To a mother and daughter on an illuminating pilgrimage, this is what the desert said: Carry only what you need. Burn what can't be saved. Leave the remnants as an offering.
When Kimberly Meyer gave birth to her first daughter, Ellie, during her senior year of college, the bohemian life of exploration she had once imagined for herself was lost in the responsibilities of single motherhood. For years, both mother and daughter were haunted by how Ellie came into being-Kimberly through a restless ache for the world beyond, Ellie through a fear of abandonment.
Longing to bond with Ellie, now a college student, and longing, too, to rediscover herself, Kimberly sets off with her daughter on a quest for meaning across the globe. Leaving behind the rhythms of ordinary life in Houston, Texas, they dedicate a summer to retracing the footsteps of Felix Fabri, a medieval Dominican friar whose written account of his travels resonates with Kimberly. Their mother-daughter pilgrimage takes them to exotic destinations infused with mystery, spirituality, and rich history-from Venice to the Mediterranean through Greece and partitioned Cyprus, to Israel and across the Sinai Desert with Bedouin guides, to the Palestinian territories and to Cairo and Alexandria in Egypt.
In spare and gorgeous prose, The Book of Wanderings tells the story of Kimberly and Ellie's journey, and of the intimate, lasting bond they forge along the way. A meditation on stripping away the distractions, on simplicity, on how to live, this is a vibrant memoir with the power to both transport readers to far-off lands and to bring them in closer connection with themselves. It will appeal to anyone who has contemplated the road not taken, who has experienced the gnawing feeling that there is something more, who has faced the void-of offspring leaving, of mortality looming, of searching for someplace that feels, finally, like home.
|Publisher:||Little, Brown and Company|
|Product dimensions:||5.80(w) x 9.30(h) x 1.40(d)|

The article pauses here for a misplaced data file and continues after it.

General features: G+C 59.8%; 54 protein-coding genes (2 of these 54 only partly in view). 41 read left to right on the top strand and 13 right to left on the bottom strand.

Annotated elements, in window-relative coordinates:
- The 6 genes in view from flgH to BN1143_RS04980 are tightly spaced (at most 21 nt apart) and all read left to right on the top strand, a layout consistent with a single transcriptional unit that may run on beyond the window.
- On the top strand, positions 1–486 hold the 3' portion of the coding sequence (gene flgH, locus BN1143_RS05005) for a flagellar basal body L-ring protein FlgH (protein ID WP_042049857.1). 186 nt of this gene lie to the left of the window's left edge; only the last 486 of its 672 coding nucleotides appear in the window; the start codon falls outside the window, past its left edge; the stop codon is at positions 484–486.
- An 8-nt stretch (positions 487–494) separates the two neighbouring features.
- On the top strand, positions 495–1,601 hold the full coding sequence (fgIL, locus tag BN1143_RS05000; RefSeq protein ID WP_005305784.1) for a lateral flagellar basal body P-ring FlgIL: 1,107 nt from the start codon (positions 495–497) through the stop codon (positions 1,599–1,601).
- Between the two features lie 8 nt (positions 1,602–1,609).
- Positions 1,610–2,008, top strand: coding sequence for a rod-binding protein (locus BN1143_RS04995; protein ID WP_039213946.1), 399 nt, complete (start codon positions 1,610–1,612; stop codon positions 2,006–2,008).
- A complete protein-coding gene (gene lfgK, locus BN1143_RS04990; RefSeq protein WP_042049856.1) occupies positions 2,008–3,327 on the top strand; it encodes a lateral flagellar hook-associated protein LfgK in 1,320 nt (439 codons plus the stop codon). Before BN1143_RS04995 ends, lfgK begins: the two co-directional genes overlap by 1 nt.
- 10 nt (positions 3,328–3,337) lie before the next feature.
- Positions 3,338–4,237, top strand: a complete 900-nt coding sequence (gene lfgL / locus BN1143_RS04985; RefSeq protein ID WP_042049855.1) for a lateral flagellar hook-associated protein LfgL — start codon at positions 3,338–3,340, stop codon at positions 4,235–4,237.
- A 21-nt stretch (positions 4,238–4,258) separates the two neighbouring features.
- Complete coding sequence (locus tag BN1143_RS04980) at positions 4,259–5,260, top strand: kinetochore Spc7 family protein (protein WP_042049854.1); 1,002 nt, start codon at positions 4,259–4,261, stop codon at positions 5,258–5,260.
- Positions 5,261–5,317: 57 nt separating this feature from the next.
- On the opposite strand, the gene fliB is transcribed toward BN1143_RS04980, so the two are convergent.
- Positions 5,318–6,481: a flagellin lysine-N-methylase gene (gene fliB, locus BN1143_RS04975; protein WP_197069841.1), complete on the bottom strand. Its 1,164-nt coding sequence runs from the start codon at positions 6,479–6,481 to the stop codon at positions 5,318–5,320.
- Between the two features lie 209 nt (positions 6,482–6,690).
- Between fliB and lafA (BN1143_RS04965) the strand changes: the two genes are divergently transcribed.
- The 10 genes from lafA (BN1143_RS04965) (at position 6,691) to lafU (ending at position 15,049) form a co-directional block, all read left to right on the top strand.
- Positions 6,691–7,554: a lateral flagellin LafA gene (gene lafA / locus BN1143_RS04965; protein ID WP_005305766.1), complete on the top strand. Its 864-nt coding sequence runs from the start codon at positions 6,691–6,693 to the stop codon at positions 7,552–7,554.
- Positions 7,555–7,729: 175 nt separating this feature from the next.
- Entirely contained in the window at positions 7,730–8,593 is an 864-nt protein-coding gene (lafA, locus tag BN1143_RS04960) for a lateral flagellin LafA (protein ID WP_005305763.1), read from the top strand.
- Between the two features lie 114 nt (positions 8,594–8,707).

About the Author
Kimberly Meyer holds a doctoral degree in Literature and Creative Writing from the University of Houston, where she was the recipient of several fellowships and grants. Her essays have appeared widely in magazines and journals and have been anthologized in the Best American Travel Writing. She teaches literature courses in the Great Books at the University of Houston, and lives in that thriving, multicultural city of no zoning with her husband and daughters.
Table of Contents
New Mexico, Texas, Kansas, Oklahoma, Missouri, Frankfurt, Ulm
In the Chapel of Miraculous Healing 3
Pilgrims and Strangers 8
Departure from Home, Wherever That May Be 38
II Illustrations of the Unseen World: Venice
Imago Mundi 61
The Body Is Such a Strange Home 72
In the Pause Between Two Eternities 87
III Landscape With the Fall of Icarus: Dalmatian Coast, Greece, Cyprus
In the World As at Sea 103
Our Lady of Medjugorje 118
Landscape Without Divinity 134
Putting the Leaves in Order 151
IV Om Phalos: Holy Land
In the Courtyard of the Church of the Holy Sepulcher 167
On the Jericho Road 176
A Brief for the Defense 189
The Way 197
Looking for the Field of Damascus 212
The Pools of Bethesda 224
V Into the Void Sinai Desert
Prelude to the Wilderness 235
What the Desert Said 251
The People of the Garden 295
VI Paradise, Wherever That May Be Cairo, Alexandria
The Place of the Cure of the Soul 33
The Kingdom Within You 343
A Note on Sources 350
Most Helpful Customer Reviews
loved this book. It is a memoir of travel but also a memoir of a life as a mother. I haven't read many books that address the tension between the beloved routines of domestic life and the longing for a life unbound by routine, but this book captures what I think so many of us feel. The book is also an adventure story and an entirely believable one--funny, sad, and suspenseful. The adventures revolve around travel to places that seem dangerous--the Holy Land, Croatia, Cyprus, the Sinai--but there is also adventure in the spiritual experiences that accompany the traveling. I think that many women will see themselves in this book and be inspired by it. I know I was.
Kimberly Meyer seamlessly weaves together the deeply intimate and the historical in this wonderful memoir. She tells the story of coming to terms with the bohemian life of exploration she longed for (but was unable to experience because of the responsibilities of motherhood) and transports the reader alongside her as she retraces the steps of a medieval Dominican friar with her eldest daughter, Ellie. Meyer’s personal exploration of questions that are at the very core of the human experience and her reflections on traveling alike are bound to resonate with many. A must read.